Play it by Ear or Year: Which is Correct?

If you’re not sure whether to use “play it by ear” or “play it by year,” here’s a quick guide to help you choose the right phrase.

In short, “play it by year” is an incorrect version of this phrase. The correct expression is “play it by ear.”

Play it by Ear

“Play it by ear” is a phrase that originated from the world of music.

In music, “play it by ear” means playing a song on a musical instrument by listening to it, without using notes or chords to guide you. A skilled musician may be able to play a melody by memory because they are very familiar with the instrument.

The phrase “play it by ear” also means to do something without planning or preparing in advance.

You can use this phrase to talk about making spontaneous decisions or improvising. This means that you decide how to deal with situations as they develop instead of making strict plans.

Play it by Ear Synonyms

There are a few different ways to say “play it by ear” and still convey the same meaning. Here are some examples:

Examples of Sentences With “Play It by Ear”

Here are some examples of how you might use this phrase:

  • We didn’t have any specific plans for the public holiday, so we just played it by ear.
  • I’m not sure what I want to do after graduation, so I’m just going to play it by ear and apply for many different opportunities.
  • The musician listened to the song on Youtube before playing it by ear on the piano.
  • I don’t know how to make this recipe, so I’ll just have to play it by ear.
  • I don’t know how the company will handle the new price, so we’ll just have to play it by ear and see what happens.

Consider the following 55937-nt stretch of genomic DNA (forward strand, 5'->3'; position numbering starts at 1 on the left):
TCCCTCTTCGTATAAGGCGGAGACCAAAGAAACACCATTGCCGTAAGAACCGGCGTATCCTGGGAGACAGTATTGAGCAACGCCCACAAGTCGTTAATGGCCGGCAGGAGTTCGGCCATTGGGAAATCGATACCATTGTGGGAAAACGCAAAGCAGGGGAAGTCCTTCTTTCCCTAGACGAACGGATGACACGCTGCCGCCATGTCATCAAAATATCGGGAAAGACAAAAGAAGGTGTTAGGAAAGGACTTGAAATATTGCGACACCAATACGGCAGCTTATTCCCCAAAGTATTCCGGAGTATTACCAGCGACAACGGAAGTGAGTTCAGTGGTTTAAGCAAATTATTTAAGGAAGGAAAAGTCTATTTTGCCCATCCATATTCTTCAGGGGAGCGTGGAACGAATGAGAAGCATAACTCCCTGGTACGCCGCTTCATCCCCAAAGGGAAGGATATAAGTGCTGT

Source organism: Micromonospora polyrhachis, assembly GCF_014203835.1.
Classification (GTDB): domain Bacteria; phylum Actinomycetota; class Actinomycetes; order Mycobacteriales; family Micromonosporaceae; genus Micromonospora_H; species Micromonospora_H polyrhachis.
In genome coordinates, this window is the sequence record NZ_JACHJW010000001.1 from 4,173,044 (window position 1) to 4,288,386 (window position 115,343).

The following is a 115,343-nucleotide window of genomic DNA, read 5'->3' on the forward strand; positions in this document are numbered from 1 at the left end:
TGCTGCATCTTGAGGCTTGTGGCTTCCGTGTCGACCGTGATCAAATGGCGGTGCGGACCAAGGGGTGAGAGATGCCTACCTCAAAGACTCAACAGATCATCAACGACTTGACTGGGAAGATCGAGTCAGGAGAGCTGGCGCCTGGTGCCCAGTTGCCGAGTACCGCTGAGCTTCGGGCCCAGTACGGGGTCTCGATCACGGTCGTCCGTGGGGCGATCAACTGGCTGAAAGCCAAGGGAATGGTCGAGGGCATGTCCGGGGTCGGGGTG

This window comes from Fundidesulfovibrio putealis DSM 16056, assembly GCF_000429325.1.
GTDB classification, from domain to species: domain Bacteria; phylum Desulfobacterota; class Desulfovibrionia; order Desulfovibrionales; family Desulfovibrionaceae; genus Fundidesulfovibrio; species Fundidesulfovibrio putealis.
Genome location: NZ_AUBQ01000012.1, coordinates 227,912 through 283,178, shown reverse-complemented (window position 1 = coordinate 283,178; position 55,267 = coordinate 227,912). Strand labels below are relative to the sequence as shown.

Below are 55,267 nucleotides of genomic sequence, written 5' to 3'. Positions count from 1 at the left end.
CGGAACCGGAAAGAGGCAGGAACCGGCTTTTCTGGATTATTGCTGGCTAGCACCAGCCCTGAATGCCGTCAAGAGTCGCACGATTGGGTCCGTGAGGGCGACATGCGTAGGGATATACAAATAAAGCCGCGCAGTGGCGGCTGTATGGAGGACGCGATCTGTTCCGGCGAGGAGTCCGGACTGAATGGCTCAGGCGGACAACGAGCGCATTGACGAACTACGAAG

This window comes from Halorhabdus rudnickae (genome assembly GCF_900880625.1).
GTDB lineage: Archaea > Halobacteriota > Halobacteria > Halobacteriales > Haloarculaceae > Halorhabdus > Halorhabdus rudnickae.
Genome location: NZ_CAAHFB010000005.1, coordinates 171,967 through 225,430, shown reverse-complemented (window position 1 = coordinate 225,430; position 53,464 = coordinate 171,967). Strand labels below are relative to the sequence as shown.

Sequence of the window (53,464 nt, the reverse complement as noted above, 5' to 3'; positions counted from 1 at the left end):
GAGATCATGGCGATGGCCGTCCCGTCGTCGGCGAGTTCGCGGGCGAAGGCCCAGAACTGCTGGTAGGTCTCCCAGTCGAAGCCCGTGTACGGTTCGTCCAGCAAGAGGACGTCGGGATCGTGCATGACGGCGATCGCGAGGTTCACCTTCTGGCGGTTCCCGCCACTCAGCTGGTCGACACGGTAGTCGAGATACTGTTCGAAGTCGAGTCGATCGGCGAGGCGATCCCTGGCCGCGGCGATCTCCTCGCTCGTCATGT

• Do you want to plan our date night, or should we just play it by ear?
  • Rather than designing a lesson plan for the study group, the teacher decided to play it by ear.
  • The pianist forgot to bring the music sheet, so he played the tune by ear.
  • The musician didn’t have time to rehearse, so he just played it by ear during the performance.
  • I am not sure about this relationship, so I’m just going to play it by ear and see how it goes.
  • I like to be well prepared for everything, while my partner advocates the idea of playing it by ear.

“Play It By Year”

The phrase “play it by year” is incorrect because the word “year” doesn’t make sense in this context.

It is not uncommon to mishear “play it by ear” as “year,” making this a popular question in English language forums.

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In Conclusion

If you’re still unsure which phrase to use, remember that it’s “play it by ear,” not “year.” This phrase means to do something without planning or preparing in advance.

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Caitriona Maria is an education writer and founder of TPR Teaching, crafting inspiring pieces that promote the importance of developing new skills. For 7 years, she has been committed to providing students with the best learning opportunities possible, both domestically and abroad. Dedicated to unlocking students' potential, Caitriona has taught English in several countries and continues to explore new cultures through her travels.

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